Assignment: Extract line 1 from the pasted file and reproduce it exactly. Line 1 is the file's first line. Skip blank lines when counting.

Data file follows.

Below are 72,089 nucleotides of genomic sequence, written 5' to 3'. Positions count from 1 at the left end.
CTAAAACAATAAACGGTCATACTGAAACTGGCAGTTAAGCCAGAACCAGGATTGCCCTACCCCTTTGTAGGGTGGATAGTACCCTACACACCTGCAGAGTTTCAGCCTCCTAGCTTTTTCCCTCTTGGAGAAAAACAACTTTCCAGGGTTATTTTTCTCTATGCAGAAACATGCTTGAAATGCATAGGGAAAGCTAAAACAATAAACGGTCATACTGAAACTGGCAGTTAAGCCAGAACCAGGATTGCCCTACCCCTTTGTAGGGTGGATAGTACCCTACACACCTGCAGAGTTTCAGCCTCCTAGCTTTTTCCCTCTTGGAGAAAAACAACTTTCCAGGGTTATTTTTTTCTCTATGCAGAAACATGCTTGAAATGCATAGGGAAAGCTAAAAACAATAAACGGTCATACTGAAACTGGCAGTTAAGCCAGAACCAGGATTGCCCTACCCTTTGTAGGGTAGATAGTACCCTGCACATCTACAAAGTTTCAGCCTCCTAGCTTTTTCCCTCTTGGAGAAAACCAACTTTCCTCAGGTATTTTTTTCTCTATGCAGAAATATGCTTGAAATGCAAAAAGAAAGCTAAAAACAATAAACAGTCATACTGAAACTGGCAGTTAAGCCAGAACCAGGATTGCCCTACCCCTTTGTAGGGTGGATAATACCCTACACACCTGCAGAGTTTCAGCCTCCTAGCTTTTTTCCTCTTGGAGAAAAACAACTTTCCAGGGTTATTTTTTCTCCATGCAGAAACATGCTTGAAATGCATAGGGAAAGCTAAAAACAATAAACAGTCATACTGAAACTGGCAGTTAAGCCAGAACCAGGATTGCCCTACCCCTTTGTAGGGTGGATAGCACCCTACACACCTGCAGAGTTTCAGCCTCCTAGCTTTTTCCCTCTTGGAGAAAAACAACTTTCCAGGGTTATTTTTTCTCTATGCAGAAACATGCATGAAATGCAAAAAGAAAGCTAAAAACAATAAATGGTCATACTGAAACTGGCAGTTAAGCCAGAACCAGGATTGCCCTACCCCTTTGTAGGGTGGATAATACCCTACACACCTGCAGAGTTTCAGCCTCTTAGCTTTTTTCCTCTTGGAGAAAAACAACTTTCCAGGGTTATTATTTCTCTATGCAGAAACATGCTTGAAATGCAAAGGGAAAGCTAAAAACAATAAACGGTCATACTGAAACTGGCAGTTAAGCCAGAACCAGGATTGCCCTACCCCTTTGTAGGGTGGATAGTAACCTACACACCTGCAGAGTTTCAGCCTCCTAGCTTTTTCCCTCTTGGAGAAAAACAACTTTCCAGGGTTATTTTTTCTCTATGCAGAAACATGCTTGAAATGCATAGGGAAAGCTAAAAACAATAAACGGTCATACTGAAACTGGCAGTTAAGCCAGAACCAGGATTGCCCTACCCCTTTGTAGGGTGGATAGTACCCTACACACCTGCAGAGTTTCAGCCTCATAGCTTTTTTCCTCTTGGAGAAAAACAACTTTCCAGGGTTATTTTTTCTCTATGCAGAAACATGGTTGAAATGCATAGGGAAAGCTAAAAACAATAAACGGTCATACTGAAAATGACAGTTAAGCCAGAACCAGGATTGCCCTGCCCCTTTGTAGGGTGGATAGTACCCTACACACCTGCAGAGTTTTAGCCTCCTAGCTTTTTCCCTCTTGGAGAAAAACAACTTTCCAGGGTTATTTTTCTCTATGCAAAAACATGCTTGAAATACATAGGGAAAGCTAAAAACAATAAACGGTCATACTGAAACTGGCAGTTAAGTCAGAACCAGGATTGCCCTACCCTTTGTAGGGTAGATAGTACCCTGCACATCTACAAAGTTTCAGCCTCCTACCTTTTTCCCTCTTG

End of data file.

Below are 72,089 nucleotides of genomic sequence, written 5' to 3'. Positions count from 1 at the left end.